Gregory A. Allen
TRENDOWSKI & ALLEN, P.C. www.TrendowskiLaw.com
In almost all circumstances a paralegal cannot represent a client in a courtroom.
Some states may authorize specific instances where non-lawyers can represent someone in court. In South Carolina for example these include probate estate cases where appearances are allowed by accountants, and company employees in small claims court. Paralegals that overstep their authority can face contempt of court, as well as criminal charges for the unauthorized practice of law.
In addition, most states require that paralegals must work under the supervision of a licensed attorney, meaning that paralegals cannot operate independently from an attorney even for routine matters such as wills or uncontested divorces. Restrictions on non-lawyer practice is actively enforced because in most states paralegals (unlike nurses) are not licensed or regulated by the state, and have no specific education or experience requirements.
James R. Snell, Jr.
Attorney at Law
A paralegal can never represent someone in court. An individual or a corporation can represent themselves (Pro Per) or be represented by an attorney. A paralegal cannot represent another entity in court.
Adam L. Pearlman
Law Offices of Adam L. Pearlman
A Professional Corporation adampearlmanlaw.com
Paralegals may not represent clients in a courtroom or in any other tribunal. This would be unlicensed practice of law in Florida. Here is the link.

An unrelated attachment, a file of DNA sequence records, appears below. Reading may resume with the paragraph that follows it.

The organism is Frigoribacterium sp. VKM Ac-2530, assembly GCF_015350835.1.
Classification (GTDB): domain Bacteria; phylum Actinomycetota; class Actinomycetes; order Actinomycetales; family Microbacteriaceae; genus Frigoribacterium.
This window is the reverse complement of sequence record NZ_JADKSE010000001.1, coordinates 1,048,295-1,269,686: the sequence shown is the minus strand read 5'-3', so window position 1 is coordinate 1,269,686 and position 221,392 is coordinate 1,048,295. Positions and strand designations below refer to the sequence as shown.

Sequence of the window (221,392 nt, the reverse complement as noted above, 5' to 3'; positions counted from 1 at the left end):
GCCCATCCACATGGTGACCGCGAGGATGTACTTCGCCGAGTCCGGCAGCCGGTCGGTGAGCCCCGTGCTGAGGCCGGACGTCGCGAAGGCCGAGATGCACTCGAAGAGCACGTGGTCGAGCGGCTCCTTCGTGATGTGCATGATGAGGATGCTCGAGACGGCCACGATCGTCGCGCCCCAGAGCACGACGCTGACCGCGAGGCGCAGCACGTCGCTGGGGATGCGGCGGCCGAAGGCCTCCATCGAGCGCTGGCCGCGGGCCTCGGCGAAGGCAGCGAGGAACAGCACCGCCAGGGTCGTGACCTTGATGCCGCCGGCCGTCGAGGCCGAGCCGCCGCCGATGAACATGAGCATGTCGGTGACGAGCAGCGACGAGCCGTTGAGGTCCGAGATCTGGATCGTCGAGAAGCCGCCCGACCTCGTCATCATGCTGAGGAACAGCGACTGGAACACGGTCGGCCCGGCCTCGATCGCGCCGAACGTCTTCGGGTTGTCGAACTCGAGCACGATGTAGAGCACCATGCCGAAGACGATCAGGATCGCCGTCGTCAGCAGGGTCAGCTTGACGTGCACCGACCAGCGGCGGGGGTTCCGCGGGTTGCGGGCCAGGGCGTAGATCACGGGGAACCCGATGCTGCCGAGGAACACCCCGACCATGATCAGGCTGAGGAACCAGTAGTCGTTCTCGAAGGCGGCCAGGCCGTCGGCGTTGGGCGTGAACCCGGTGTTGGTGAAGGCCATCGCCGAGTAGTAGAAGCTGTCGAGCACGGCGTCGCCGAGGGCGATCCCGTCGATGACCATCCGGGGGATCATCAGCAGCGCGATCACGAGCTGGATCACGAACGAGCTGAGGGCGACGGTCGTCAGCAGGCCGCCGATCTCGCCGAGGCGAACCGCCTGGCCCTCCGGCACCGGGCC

"RULE 4-5.5 UNLICENSED PRACTICE OF LAW; MULTIJURISDICTIONAL PRACTICE OF LAW(a) Practice of Law. A lawyer shall not practice law in a jurisdiction other than the lawyer's home state, in violation of the regulation of the legal profession in that jurisdiction, or in violation of the regulation of the legal profession in the lawyer's home state or assist another in doing so.(b) Prohibited Conduct. A lawyer who is not admitted to practice in Florida shall not:
(1) except as authorized by other law, establish an office or other regular presence in Florida for the practice of law; (2) hold out to the public or otherwise represent that the lawyer is admitted to practice law in Florida; or (3) appear in court, before an administrative agency, or before any other tribunal unless authorized to do so by the court, administrative agency, or tribunal pursuant to the applicable rules of the court, administrative agency, or tribunal."
Daniel C. Tighe Esq.
I do not know of any court that would allow a paralegal to represent a client in a courtroom. There are places where a paralegal could assist a client, like in mediation or interviews. A paralegal could also assist an attorney at hearings but the client should always be represented by an attorney. A paralegal cannot give legal advice, nor can they practice law. To allow a paralegal to appear on the behalf of a client in court would be crossing the line into practicing law. Even third year law students are only allowed to represent clients under the supervision of an attorney who must be present at all times.